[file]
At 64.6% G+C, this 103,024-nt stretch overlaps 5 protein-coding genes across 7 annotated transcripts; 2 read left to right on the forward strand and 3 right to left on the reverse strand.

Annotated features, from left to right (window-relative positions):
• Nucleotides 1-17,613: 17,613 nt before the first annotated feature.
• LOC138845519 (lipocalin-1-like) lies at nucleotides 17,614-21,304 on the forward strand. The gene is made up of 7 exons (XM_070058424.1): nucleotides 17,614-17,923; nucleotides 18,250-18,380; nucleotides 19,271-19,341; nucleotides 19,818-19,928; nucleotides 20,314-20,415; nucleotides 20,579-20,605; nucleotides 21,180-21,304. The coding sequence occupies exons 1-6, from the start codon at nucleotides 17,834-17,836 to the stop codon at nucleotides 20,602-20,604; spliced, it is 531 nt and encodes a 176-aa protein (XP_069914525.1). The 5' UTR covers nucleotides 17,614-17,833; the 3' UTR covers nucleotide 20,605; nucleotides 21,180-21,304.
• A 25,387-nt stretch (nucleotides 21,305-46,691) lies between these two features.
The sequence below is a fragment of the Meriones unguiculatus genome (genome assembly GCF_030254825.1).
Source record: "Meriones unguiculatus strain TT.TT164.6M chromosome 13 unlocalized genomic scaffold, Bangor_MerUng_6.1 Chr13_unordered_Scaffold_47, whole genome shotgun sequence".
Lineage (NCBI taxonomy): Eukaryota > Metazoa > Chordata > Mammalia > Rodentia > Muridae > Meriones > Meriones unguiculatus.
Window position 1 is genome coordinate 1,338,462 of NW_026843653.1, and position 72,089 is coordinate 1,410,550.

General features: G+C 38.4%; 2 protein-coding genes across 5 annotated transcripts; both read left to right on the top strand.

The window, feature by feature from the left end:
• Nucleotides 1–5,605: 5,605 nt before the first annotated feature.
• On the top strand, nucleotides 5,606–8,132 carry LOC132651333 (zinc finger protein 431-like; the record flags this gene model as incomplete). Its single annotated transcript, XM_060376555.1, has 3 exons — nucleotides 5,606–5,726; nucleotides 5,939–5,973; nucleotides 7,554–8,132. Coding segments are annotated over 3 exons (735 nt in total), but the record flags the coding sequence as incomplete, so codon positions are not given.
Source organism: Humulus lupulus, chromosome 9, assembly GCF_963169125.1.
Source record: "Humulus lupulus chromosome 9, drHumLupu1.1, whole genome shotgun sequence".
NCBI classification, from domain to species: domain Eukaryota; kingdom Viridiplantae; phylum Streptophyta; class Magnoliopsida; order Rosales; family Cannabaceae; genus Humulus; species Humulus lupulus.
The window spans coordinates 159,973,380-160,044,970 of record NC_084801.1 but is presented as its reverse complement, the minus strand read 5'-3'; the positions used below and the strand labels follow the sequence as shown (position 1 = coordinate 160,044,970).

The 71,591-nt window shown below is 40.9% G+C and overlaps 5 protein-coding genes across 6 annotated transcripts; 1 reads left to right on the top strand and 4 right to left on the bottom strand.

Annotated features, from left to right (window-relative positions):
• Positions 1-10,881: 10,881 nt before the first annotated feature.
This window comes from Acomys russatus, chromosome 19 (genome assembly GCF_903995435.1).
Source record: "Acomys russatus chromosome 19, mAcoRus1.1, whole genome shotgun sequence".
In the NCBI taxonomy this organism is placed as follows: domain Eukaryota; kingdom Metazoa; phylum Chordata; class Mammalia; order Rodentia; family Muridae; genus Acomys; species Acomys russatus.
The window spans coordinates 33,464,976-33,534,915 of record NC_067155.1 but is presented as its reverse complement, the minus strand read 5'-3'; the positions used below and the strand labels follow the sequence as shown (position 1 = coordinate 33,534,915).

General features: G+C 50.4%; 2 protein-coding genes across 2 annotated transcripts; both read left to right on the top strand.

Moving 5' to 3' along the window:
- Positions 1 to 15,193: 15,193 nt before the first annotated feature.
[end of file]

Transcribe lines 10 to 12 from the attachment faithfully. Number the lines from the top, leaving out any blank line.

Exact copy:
General features: G+C 38.4%; 2 protein-coding genes across 5 annotated transcripts; both read left to right on the top strand.

The window, feature by feature from the left end:
• Nucleotides 1–5,605: 5,605 nt before the first annotated feature.